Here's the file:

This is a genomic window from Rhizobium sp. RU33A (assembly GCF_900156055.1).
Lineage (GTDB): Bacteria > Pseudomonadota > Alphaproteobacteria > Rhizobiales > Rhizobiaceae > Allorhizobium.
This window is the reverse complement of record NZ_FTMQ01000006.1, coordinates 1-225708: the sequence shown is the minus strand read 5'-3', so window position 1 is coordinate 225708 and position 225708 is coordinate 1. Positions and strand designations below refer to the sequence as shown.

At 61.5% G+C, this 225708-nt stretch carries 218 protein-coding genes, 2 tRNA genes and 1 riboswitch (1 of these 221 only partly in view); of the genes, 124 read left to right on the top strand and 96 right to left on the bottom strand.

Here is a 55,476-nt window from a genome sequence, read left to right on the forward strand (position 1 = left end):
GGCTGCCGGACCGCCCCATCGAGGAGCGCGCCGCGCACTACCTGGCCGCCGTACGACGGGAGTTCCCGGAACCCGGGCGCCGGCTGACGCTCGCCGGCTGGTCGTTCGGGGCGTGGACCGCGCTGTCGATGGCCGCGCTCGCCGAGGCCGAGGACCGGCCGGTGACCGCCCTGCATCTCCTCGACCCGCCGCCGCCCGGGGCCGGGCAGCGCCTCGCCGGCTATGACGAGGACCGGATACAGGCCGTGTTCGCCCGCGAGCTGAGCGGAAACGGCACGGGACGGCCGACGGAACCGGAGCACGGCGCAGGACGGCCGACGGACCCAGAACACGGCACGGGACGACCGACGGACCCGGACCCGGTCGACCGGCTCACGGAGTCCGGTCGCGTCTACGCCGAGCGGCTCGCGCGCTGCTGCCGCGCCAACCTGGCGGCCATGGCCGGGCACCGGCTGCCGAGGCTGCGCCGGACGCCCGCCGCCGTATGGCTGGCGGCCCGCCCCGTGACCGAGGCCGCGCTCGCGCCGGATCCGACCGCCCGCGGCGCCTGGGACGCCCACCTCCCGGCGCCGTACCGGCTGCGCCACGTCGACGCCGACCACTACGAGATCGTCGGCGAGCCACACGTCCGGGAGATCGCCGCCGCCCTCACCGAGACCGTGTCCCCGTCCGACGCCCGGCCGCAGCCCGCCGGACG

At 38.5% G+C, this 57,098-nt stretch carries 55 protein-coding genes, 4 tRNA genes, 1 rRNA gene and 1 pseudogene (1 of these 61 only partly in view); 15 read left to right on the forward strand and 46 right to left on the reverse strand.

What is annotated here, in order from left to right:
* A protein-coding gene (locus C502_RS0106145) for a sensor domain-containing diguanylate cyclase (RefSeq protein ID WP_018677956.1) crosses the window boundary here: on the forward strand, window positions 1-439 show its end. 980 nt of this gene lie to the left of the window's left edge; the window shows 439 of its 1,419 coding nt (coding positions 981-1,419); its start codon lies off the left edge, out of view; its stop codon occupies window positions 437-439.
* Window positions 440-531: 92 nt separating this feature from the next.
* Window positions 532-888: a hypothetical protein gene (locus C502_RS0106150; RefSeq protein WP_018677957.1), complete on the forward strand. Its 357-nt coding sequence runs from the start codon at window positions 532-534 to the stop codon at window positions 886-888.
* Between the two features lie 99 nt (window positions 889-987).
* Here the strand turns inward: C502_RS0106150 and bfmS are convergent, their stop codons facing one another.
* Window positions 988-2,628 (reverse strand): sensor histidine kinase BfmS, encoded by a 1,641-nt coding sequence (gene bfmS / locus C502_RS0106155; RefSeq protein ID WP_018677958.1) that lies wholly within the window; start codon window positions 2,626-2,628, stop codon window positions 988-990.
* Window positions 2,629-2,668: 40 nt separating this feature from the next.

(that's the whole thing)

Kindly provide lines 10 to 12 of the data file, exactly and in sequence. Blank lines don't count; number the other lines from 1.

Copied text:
* Window positions 440-531: 92 nt separating this feature from the next.
* Window positions 532-888: a hypothetical protein gene (locus C502_RS0106150; RefSeq protein WP_018677957.1), complete on the forward strand. Its 357-nt coding sequence runs from the start codon at window positions 532-534 to the stop codon at window positions 886-888.
* Between the two features lie 99 nt (window positions 889-987).